In spite of IBM's head start in business PCs, the company eventually lost out to Compaq and Dell, both new brands created especially for the personal computer category. To most prospects, IBM meant mainframe computers, not PCs.
(It's interesting to note how many marketing people chide IBM for not moving fast enough into personal computers, when in fact they were first. "Mainframe mentality" is their usual complaint.)
I can remember spending all day in the boardroom at Continental Airlines, trying to persuade management not to name its new no-frills airline Continental Lite.
You have two choices, I said. Either you can make the entire Continental system a no-frills airline (my preference) or you can give your new no-frills airline a different name than Continental. No luck.
Continental Airlines crashed
In spite of my elegant argument to the contrary, the company went ahead with Continental Lite, an airline that took off and then just as rapidly came down to earth, after losing many millions of dollars.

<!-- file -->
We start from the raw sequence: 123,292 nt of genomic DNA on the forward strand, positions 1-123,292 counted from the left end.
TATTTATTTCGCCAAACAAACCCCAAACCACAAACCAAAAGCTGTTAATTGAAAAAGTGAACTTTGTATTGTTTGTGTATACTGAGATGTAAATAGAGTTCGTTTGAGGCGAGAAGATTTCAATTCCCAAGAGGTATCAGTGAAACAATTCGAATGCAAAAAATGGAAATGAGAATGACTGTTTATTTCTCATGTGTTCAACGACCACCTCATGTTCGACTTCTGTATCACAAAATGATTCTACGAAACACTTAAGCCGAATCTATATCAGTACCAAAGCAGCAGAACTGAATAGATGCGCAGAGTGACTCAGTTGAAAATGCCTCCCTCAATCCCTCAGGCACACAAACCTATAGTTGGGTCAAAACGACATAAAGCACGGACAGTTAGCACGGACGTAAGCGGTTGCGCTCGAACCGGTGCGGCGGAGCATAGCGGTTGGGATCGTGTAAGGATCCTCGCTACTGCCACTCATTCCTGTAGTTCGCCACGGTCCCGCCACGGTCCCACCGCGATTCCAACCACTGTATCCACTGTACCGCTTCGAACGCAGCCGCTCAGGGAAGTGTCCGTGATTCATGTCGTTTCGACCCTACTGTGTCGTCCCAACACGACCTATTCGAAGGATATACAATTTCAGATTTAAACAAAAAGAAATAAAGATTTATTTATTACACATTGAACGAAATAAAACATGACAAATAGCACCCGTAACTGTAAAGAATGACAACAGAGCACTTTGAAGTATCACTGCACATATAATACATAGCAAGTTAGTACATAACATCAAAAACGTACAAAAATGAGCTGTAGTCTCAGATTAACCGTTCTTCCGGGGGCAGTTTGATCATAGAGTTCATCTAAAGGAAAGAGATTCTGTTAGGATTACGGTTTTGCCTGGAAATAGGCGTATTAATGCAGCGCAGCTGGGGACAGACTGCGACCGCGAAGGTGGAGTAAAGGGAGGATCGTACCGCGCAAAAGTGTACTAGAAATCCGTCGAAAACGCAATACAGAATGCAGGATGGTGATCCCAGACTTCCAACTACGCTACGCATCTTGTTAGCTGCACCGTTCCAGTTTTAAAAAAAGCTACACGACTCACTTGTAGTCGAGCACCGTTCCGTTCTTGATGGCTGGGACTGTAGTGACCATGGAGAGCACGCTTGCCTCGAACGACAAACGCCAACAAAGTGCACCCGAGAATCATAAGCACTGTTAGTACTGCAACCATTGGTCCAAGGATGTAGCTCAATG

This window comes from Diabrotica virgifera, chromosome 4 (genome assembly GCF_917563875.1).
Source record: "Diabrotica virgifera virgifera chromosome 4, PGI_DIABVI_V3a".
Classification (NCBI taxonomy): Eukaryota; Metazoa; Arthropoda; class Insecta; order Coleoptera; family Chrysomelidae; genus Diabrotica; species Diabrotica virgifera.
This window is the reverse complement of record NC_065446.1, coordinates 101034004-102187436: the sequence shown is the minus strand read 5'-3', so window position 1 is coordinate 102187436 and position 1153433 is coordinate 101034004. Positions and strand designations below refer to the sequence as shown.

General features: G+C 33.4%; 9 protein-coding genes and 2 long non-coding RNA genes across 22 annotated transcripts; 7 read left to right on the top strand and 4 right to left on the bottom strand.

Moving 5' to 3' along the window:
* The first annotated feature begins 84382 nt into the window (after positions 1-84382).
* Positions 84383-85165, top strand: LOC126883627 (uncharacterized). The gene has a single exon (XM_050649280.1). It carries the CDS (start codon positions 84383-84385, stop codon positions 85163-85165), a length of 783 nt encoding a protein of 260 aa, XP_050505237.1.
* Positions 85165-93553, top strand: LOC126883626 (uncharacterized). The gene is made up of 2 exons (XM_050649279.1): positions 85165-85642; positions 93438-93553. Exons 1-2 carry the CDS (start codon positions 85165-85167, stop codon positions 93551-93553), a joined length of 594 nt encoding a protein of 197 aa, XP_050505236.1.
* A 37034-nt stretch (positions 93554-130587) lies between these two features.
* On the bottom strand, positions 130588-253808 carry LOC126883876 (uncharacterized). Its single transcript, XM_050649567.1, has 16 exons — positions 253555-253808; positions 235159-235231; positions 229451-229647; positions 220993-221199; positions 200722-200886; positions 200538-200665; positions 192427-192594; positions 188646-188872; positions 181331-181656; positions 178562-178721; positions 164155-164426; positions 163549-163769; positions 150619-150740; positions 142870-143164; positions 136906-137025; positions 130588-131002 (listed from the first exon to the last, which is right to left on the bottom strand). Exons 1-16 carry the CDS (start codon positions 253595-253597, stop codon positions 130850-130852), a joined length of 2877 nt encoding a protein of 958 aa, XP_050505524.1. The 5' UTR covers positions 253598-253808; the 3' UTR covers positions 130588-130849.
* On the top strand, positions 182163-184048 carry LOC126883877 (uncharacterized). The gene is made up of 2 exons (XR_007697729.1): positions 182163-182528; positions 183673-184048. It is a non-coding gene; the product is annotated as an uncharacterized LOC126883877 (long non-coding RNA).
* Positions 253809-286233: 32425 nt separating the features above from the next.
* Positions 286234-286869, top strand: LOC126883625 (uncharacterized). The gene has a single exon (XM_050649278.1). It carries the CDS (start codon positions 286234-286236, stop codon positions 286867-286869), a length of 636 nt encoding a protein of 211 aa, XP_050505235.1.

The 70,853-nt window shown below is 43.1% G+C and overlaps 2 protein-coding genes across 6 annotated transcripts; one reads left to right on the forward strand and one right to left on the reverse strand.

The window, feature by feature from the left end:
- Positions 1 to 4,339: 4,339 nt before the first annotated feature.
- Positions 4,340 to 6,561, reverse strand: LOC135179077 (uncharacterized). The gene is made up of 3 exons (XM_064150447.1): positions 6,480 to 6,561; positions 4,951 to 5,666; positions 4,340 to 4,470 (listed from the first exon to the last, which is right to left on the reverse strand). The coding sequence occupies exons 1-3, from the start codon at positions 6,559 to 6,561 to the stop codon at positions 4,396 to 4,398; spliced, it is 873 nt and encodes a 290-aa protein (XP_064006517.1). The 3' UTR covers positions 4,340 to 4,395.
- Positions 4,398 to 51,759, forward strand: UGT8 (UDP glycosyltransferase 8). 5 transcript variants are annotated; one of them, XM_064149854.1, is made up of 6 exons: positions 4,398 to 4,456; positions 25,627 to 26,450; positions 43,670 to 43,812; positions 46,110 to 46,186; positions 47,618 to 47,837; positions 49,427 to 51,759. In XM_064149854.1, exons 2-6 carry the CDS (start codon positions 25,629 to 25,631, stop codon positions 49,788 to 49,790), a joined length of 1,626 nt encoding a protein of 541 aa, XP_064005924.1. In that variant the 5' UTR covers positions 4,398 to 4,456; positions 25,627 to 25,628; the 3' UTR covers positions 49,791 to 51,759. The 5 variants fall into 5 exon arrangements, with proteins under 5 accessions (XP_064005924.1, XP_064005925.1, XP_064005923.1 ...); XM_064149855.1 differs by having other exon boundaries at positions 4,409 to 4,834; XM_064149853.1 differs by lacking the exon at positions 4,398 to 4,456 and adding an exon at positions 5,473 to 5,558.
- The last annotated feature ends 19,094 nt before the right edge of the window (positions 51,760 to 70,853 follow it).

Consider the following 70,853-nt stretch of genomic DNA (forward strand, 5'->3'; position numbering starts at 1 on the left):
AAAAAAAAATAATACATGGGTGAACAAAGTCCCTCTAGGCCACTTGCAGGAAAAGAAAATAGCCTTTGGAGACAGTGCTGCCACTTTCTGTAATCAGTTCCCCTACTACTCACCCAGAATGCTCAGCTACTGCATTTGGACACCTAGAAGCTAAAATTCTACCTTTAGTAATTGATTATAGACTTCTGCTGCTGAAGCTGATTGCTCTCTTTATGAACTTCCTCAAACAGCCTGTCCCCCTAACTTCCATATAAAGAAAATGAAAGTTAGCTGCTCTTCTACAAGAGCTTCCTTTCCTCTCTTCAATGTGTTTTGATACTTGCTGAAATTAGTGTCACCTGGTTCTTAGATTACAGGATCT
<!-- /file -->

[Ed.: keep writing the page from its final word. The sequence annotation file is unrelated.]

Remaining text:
Then there's Kodak, a company that is paying the price for not giving its new digital camera line a different name than Kodak.
Kodak means film photography, not digital photography. The irony is that Kodak invented the first digital camera (back in 1976.) Yet the Kodak name locks the company into the past.
Like Digital Equipment and IBM, Kodak had the credentials, the organization and the resources to dominate an emerging new category, but not the foresight to recognize that a new category needs a new name.
One exception should be mentioned. In 1994, Bill Gates asked Richard Barton to develop a Microsoft CD-ROM idea involving travel guides. Barton convinced Gates that the CD-ROM idea would fail, but that an online travel agency might succeed. Furthermore, he persuaded Mr. Gates to give the project a different name than Microsoft.
Richard Barton called Microsoft's online travel agency "Expedia." Seven years later Microsoft sold control of Expedia to USA Networks for an estimated $1.3 billion.
Mr. Barton, wherever you are, the consulting business needs you.
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Al Ries is the author or co-author of 11 books on marketing; the most recent of which is The Fall of Advertising and the Rise of PR. He and his daughter Laura run the Atlanta-based marketing strategy firm Ries & Ries.